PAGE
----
At 7:45 PM, Anonymous Towanda said...

At least in my tradition (UCC), it IS the local community that ultimately affirms the call. No matter what the denomination thinks (or the church down the street), I could be ordained if the local church sees fit.

And your last paragraph KICKS ASS. Of course I say that in the most pastorally appropriate way possible.

At 7:47 PM, Blogger Ann said...


Our polity puts the decision of whom is to be ordained in the hands of the classis. As a "lead pastor" you should know this. So even though you and the Classis of British Columbia would like to vote on my ordination it is, indeed, not your call at all. Polity-wise, it is the call of the classis, and neither you nor I know what the Classis of New York will or will not decide.

God works in mysterious and surprising ways and I wouldn't want the job of saying if the wider community of faith will not affirm my call.

I can, though, point out that no one in your classis has had the compassion or pastoral sense to care much about the future of the congregation I serve. If you so want to toss me out, what are you going to say to the ones who are left behind without a pastor? "We'd rather have you not know how to pray than learn how to pray thanks to the leading of a married gay person?"

At 9:15 PM, Blogger RogueMonk said...

Thanks for your reply. I think you have read too far into my post and into the assumptions of others. Here are three points of correction:

1.) You say: "Our polity puts the decision of whom is to be ordained in the hands of the classis. As a "lead pastor" you should know this."
- I do know this, and I made no statement to the contrary.
2.) You say: "So even though you...would like to vote on my ordination it is, indeed, not your call at all."
- Your assertion is false. I have no desire do vote on your ordination.
3.) You say: "...no one in your classis has had the compassion or pastoral sense to care much about the future of the congregation I serve."
- That too is false. My posts elsewhere in your blog show that I do care about your congregation. More that that, niether you nor I have the ability to say what individual members of a classis care about.

Blessings and peace,

At 10:17 PM, Blogger Ann said...

I'll give you points 1 and 2, but will have to disagree on point 3. No one from BC has written, called or attempted to converse with the congregation I serve. Instead, they've sent numerous letters as well as overtures about my cadidacy and gay folks in general. I can easily say what the vast members of your classis are against gay people serving in the church and especially against my serving this congregation.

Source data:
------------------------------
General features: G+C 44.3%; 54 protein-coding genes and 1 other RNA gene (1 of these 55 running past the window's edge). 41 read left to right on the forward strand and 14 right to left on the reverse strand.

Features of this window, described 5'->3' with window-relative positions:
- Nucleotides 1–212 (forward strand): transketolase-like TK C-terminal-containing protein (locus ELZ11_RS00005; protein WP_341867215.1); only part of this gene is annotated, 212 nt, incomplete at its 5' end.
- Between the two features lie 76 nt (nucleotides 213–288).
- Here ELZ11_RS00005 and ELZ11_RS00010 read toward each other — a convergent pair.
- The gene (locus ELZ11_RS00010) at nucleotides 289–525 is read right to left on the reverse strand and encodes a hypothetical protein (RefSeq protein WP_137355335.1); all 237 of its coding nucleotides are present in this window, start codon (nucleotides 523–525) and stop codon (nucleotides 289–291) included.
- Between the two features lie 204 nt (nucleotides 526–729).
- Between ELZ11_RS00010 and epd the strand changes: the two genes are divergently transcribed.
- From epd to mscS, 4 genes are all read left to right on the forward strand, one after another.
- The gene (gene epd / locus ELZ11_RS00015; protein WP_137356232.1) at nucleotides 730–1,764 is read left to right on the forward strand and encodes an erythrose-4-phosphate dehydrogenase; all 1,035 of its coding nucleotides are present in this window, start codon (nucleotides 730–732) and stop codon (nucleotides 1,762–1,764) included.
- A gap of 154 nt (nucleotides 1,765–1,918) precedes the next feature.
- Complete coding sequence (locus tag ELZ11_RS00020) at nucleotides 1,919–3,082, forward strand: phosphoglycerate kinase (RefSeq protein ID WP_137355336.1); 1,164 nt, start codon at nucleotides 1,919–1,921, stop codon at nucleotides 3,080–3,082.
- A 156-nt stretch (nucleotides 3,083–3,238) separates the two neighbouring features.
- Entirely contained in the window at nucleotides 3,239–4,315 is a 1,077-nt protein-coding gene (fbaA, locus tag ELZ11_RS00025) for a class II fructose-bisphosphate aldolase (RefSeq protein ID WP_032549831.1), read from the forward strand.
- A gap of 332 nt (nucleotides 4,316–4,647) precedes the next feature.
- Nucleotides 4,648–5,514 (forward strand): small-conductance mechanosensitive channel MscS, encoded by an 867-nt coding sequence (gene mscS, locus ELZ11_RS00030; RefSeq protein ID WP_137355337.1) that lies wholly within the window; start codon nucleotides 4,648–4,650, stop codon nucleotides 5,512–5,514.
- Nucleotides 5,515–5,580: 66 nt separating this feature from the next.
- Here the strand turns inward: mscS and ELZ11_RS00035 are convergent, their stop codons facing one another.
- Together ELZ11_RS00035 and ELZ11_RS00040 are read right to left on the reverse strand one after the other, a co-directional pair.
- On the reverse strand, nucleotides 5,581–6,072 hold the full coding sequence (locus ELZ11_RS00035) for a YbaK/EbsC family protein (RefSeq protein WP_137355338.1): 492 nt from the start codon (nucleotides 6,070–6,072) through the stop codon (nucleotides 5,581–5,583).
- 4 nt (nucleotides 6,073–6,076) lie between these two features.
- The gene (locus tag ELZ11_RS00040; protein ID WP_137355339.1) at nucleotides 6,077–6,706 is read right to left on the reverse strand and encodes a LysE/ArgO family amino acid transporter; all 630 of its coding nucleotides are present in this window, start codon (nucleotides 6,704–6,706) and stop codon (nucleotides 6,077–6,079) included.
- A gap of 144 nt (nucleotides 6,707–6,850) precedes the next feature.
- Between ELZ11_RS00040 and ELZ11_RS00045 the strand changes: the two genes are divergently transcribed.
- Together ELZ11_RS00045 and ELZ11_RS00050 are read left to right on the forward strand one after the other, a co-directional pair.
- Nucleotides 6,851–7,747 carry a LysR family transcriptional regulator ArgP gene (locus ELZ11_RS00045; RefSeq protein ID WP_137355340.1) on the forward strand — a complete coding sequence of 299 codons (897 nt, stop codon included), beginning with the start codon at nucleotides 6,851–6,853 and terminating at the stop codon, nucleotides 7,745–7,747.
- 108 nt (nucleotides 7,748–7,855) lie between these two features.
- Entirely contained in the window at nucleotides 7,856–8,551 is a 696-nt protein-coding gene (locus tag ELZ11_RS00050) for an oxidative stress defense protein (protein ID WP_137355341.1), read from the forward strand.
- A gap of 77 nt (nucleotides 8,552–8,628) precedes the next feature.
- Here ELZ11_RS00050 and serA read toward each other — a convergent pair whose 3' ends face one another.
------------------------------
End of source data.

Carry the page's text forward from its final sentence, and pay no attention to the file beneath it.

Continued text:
At 11:00 PM, Blogger RogueMonk said...

Ann, you make a very aboslute statement. While it may be true that members of BC Classis (and many throughout the RCA) "are gainst gay people serving in the church and especially against my serving this congregation.", that does not mean they lack care.

Please, let me go on record as saying:
- I care about you. I care about your church. I am excited to hear that things are going so well.

In sincere Christian love,

At 7:42 PM, Blogger jo(e) said...

Sometimes kids are so much quicker than adults to see the truth. Their affirmation of your ministry says a whole lot.

At 10:04 PM, Blogger Abby said...

I WOULD like to vote on Ann's ordination, and I say, (cursing at the situation) Ann is one of the best pastors I know, gifted, wonderful, a blessing to everyone she meets. She is called, and the evidence is, well, plainly evident. I say, ordain her already! C'mon! If in the RCA our understanding of ordination is functional, meaning that we don't ordain primarily because of a person's special identity, but because the person needs to be ordained to carry out the functions of ministry (the sacraments), then Ann fits the bill. Ordain her so that she can do her job. Please, people. For the sake of the church.

At 4:53 PM, Anonymous Karel Boersma said...

You are of course called by your congregation, your children, your community to be their pastor. This begs the more important question. God is calling, has called you and continues to call you to ministry. Your RCA needs to realize that by not confirming this call they are acting outside of God's will. "By your fruits you shall know them".

Your frustration, your pain your inconvenience is borne out because of this simple fact that our church is out of harmony with God's will in this matter.

So you are in my prayers and I pray that your work continues to be blessed by God!


At 12:19 AM, Blogger James Brumm said...

I am reminded of Philip and the Ethiopian eunuch, and the question "What is to prevent him from being baptized?"

What is to prevent Ann Kansfield from being ordained? If we look at the clear actions of the Holy Spirit, the answer is "Nothing." If we look at the Scriptures, the answer is "Nothing." If we look at the RCA Constitution (the tangible expression of our covenant), the answer is "Nothing." If we look at the expressed dire need for pastors in the RCA, and the stated aims of the 10-year goal, the answer is "Nothing."

Lord, have mercy on our cowardly, faithless, waffling souls.

At 9:25 PM, Anonymous peripateticpolarbear said...

I would vote for you. Of course, I don't get a vote either. But one thing I have learned in this world is this:

God calls ministers and doesn't care what the particular denominations or congregations think.

There's a difference between someone ordained and a minister. I hope you know both someday. Seems to me you are already a minister.